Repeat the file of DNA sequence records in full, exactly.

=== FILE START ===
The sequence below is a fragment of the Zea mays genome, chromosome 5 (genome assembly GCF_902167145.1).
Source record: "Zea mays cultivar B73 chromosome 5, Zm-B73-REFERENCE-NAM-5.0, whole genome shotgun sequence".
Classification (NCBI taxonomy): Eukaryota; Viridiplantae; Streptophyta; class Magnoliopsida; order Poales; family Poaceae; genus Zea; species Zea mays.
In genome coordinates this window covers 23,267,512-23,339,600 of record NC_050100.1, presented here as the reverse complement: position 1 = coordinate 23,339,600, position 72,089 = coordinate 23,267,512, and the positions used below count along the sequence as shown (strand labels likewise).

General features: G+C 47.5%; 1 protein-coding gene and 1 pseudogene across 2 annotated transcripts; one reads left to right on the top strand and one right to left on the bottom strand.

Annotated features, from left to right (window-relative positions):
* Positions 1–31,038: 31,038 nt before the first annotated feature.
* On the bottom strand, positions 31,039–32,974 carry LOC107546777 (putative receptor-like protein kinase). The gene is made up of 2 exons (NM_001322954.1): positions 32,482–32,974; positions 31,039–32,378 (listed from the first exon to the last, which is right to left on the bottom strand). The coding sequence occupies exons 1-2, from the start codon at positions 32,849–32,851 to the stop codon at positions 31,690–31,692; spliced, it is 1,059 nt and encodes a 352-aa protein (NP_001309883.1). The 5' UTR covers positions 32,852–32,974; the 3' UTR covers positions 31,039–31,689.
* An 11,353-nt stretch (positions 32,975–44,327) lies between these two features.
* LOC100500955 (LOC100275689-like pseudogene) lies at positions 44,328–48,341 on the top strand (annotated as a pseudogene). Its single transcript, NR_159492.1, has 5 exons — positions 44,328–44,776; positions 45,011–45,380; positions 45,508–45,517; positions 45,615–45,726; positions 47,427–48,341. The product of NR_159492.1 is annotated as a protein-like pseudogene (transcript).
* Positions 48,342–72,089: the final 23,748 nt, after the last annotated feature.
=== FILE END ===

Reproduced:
The sequence below is a fragment of the Zea mays genome, chromosome 5 (genome assembly GCF_902167145.1).
Source record: "Zea mays cultivar B73 chromosome 5, Zm-B73-REFERENCE-NAM-5.0, whole genome shotgun sequence".
Classification (NCBI taxonomy): Eukaryota; Viridiplantae; Streptophyta; class Magnoliopsida; order Poales; family Poaceae; genus Zea; species Zea mays.
In genome coordinates this window covers 23,267,512-23,339,600 of record NC_050100.1, presented here as the reverse complement: position 1 = coordinate 23,339,600, position 72,089 = coordinate 23,267,512, and the positions used below count along the sequence as shown (strand labels likewise).

General features: G+C 47.5%; 1 protein-coding gene and 1 pseudogene across 2 annotated transcripts; one reads left to right on the top strand and one right to left on the bottom strand.

Annotated features, from left to right (window-relative positions):
* Positions 1–31,038: 31,038 nt before the first annotated feature.
* On the bottom strand, positions 31,039–32,974 carry LOC107546777 (putative receptor-like protein kinase). The gene is made up of 2 exons (NM_001322954.1): positions 32,482–32,974; positions 31,039–32,378 (listed from the first exon to the last, which is right to left on the bottom strand). The coding sequence occupies exons 1-2, from the start codon at positions 32,849–32,851 to the stop codon at positions 31,690–31,692; spliced, it is 1,059 nt and encodes a 352-aa protein (NP_001309883.1). The 5' UTR covers positions 32,852–32,974; the 3' UTR covers positions 31,039–31,689.
* An 11,353-nt stretch (positions 32,975–44,327) lies between these two features.
* LOC100500955 (LOC100275689-like pseudogene) lies at positions 44,328–48,341 on the top strand (annotated as a pseudogene). Its single transcript, NR_159492.1, has 5 exons — positions 44,328–44,776; positions 45,011–45,380; positions 45,508–45,517; positions 45,615–45,726; positions 47,427–48,341. The product of NR_159492.1 is annotated as a protein-like pseudogene (transcript).
* Positions 48,342–72,089: the final 23,748 nt, after the last annotated feature.